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Subject incubator-ariatosca git commit: ARIA-166 Update README file [Forced Update!]
Date Thu, 08 Jun 2017 15:45:05 GMT
Repository: incubator-ariatosca
Updated Branches:
  refs/heads/ARIA-166-update-readme 98676df53 -> 9e8e2f079 (forced update)

ARIA-166 Update README file


Branch: refs/heads/ARIA-166-update-readme
Commit: 9e8e2f079bf557d723b7ecb018a9d62b637945a6
Parents: 5afa2f7
Author: Ran Ziv <>
Authored: Thu Jun 8 18:26:29 2017 +0300
Committer: Ran Ziv <>
Committed: Thu Jun 8 18:44:59 2017 +0300

---------------------------------------------------------------------- | 219 +++++++++++++++++----------------------------------------
 1 file changed, 66 insertions(+), 153 deletions(-)
diff --git a/ b/
index e534645..ba0a4ae 100644
--- a/
+++ b/
@@ -4,198 +4,111 @@ ARIA
 [![Build Status](](
 [![Appveyor Build Status](](
+[![PyPI release](](
+![Python Versions](
+[![Open Pull Requests](](
+[![Closed Pull Requests](](
-[ARIA]( is a minimal TOSCA orchestrator, as well as a platform for
-TOSCA-based products. Its features can be accessed via a well-documented Python API.
+[ARIA]( is a an open-source, lightweight, library
and CLI for orchestration that open-source projects can consume to build TOSCA-based orchestration
solutions for resources and services orchestration. It supports NFV and hybrid Cloud scenarios.
-On its own, ARIA provides built-in tools for blueprint validation and for creating ready-to-run
-service instances. 
+ARIA can be utilized by any organization that wants to implement TOSCA-based orchestration
in its solutions, whether a multi-cloud enterprise application, or an NFV or SDN solution
for multiple virtual infrastructure managers.
-ARIA adheres strictly and meticulously to the
-[TOSCA Simple Profile v1.0 cos01 specification](,
-providing state-of-the-art validation at seven different levels:
+With ARIA, you can utilize TOSCA's cloud portability out-of-the-box, to test and run your
applications, from template to deployment. 
-<ol start="0">
-<li>Platform errors. E.g. network, hardware, or even an internal bug in ARIA (let us
-	please!).</li>
-<li>Syntax and format errors. E.g. non-compliant YAML, XML, JSON.</li>
-<li>Field validation. E.g. assigning a string where an integer is expected, using a
list instead of
-	a dict.</li>
-<li>Relationships between fields within a type. This is "grammar" as it applies to
rules for
-    setting the values of fields in relation to each other.</li>
-<li>Relationships between types. E.g. referring to an unknown type, causing a type
-    loop.</li>
-<li>Topology. These errors happen if requirements and capabilities cannot be matched
in order to
-	assemble a valid topology.</li>
-<li>External dependencies. These errors happen if requirement/capability matching fails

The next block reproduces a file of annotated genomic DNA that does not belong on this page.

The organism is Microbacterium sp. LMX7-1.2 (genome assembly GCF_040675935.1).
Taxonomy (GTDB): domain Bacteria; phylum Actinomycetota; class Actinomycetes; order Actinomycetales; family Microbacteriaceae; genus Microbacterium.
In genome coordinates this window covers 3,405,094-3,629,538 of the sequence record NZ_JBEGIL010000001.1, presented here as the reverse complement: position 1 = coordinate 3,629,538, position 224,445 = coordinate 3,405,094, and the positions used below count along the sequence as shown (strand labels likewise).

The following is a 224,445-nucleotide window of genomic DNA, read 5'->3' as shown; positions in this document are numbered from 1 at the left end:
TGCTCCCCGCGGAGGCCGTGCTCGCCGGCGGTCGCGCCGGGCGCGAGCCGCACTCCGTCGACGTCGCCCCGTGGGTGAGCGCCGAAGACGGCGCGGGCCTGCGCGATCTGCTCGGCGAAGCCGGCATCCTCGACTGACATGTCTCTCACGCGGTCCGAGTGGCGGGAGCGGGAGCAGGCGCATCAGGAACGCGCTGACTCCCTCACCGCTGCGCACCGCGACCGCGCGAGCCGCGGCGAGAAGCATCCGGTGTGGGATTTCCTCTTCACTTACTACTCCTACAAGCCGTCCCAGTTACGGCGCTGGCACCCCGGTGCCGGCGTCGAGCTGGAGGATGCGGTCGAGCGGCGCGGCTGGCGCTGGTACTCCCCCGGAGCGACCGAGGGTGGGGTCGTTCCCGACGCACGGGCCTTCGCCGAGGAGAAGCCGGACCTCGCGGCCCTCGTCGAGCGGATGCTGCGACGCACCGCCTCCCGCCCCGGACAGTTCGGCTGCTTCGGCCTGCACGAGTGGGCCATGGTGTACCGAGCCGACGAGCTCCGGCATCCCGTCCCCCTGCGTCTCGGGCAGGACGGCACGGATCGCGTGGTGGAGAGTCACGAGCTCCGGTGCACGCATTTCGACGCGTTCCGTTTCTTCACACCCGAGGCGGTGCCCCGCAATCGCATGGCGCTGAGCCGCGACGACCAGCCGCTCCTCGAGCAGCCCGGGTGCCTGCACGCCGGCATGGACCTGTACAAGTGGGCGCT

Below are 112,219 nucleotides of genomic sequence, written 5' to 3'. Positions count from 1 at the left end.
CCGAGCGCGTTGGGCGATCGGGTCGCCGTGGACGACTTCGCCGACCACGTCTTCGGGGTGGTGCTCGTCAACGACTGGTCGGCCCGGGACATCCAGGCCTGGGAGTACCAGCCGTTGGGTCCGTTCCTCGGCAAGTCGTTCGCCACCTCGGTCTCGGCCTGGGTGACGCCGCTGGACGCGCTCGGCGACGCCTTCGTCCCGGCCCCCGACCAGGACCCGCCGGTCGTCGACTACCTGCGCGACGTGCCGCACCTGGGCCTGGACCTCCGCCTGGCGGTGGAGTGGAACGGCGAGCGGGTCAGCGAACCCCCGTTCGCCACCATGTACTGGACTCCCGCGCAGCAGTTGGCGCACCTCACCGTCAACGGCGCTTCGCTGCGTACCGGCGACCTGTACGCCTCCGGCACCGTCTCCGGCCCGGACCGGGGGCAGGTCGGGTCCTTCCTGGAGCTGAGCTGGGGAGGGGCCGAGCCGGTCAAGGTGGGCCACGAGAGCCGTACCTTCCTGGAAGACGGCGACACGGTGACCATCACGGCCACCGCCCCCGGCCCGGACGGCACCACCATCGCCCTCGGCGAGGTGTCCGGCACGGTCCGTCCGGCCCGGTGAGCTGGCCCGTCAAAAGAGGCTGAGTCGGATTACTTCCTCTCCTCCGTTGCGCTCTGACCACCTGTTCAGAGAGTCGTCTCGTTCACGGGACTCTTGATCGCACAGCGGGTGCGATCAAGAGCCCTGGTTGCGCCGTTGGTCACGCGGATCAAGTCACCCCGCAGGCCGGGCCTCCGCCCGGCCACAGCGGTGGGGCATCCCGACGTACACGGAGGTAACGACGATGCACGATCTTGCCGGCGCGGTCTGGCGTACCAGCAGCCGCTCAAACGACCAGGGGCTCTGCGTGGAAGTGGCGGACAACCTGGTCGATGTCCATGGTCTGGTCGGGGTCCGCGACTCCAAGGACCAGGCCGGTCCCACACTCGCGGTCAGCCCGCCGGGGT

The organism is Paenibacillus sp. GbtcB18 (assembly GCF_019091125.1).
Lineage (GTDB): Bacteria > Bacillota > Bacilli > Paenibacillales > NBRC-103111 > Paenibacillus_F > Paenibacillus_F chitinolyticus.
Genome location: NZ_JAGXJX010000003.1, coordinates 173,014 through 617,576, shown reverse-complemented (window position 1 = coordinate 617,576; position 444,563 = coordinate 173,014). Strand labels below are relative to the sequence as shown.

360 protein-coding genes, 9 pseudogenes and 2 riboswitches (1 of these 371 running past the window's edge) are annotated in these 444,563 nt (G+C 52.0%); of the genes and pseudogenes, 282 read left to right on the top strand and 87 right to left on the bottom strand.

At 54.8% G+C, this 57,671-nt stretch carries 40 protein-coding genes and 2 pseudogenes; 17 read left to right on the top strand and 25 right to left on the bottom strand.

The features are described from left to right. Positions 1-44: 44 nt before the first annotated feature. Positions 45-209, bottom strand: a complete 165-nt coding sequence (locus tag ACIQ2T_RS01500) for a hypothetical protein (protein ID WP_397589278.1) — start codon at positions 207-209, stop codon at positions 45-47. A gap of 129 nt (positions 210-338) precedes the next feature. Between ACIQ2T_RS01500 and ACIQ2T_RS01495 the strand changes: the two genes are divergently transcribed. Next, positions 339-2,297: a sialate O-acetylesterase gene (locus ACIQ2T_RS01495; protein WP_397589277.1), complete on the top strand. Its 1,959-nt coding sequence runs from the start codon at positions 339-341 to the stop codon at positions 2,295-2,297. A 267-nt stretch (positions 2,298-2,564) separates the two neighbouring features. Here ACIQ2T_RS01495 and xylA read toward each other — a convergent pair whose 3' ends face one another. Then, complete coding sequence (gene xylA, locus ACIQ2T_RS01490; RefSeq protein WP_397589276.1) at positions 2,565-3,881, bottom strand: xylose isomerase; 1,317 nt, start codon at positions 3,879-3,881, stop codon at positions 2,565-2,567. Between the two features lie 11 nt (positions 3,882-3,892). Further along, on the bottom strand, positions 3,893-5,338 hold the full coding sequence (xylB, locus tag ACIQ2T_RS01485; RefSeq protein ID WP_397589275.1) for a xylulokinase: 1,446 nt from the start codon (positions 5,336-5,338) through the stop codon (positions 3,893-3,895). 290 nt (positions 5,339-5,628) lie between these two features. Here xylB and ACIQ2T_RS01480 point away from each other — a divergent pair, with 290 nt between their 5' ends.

due to
-    external resources missing, e.g. the lack of a valid virtual machine, API credentials,
-    </li> 
-Validation errors include a plain English message and when relevant the exact location (file,
-column) of the data the caused the error.
-The ARIA API documentation always links to the relevant section of the specification, and
-we provide an annotated version of the specification that links back to the API documentation.
+ARIA is [available on PyPI](    
+ARIA requires Python 2.6/2.7. Python 3+ is not currently supported.
-Quick Start
+ARIA itself is in a `wheel` format compatible with all platforms. 
+Some dependencies, however, might require compilation (based on a given platform), and therefore
possibly some system dependencies are required as well.
-You need Python 2.6 or 2.7. Python 3+ is not currently supported.
+On Ubuntu or other Debian-based systems:
-To install, we recommend using [pip]( and a
+	sudo apt install python-setuptools python-dev build-essential libssl-dev libffi-dev
-In Debian-based systems:
+On Archlinux:
-	sudo apt install python-setuptools
-	sudo -H easy_install pip
-	sudo -H pip install virtualenv
-	virtualenv env
+	sudo pacman -S python-setuptools
-Or in Archlinux-based systems:
-	pacman -S python2 python-setuptools python-pip
-	pip install virtualenv
-	virtualenv env -p $(type -p python2)
+To install ARIA directly from PyPI (using a `wheel`), use:
-To install the latest development snapshot of ARIA:
+    pip install aria
-	. env/bin/activate
-	pip install git+
-To test it, let's create a service instance from a TOSCA blueprint:
+To install ARIA from source, download the source tarball from [PyPI](,
+extract it, and then when inside the extracted directory, use:
-	aria parse blueprints/tosca/node-cellar/node-cellar.yaml
-You can also get it in JSON or YAML formats:
+    pip install .
+The source package comes along with relevant examples, documentation,
+`requirements.txt` (for installing specifically the frozen dependencies' versions with which
ARIA was tested) and more.
-	aria parse blueprints/tosca/node-cellar/node-cellar.yaml --json
-Or get an overview of the relationship graph:
+Note that for the `pip install` commands mentioned above, you must use a privileged user,
or use virtualenv.
-	aria parse blueprints/tosca/node-cellar/node-cellar.yaml --graph
-You can provide inputs as JSON, overriding default values provided in the blueprint
+Getting Started
-	aria parse blueprints/tosca/node-cellar/node-cellar.yaml --inputs='{"openstack_credential":
{"user": "username"}}'
+This section will describe how to run a simple "Hello World" example.
-Instead of providing them explicitly, you can also provide them in a file or URL, in either
-YAML. If you do so, the value must end in ".json" or ".yaml":
+First, provide ARIA with your service-template, naming it `my-service-template`:
-	aria parse blueprints/tosca/node-cellar/node-cellar.yaml --inputs=blueprints/tosca/node-cellar/inputs.yaml
+	aria service-templates store examples/hello-world/helloworld.yaml my-service-template
+Now create a service based on this service-template, naming it `my-service`:
+	aria services create my-service -t my-service-template
+Finally, start an `install` workflow execution on `my-service` like so: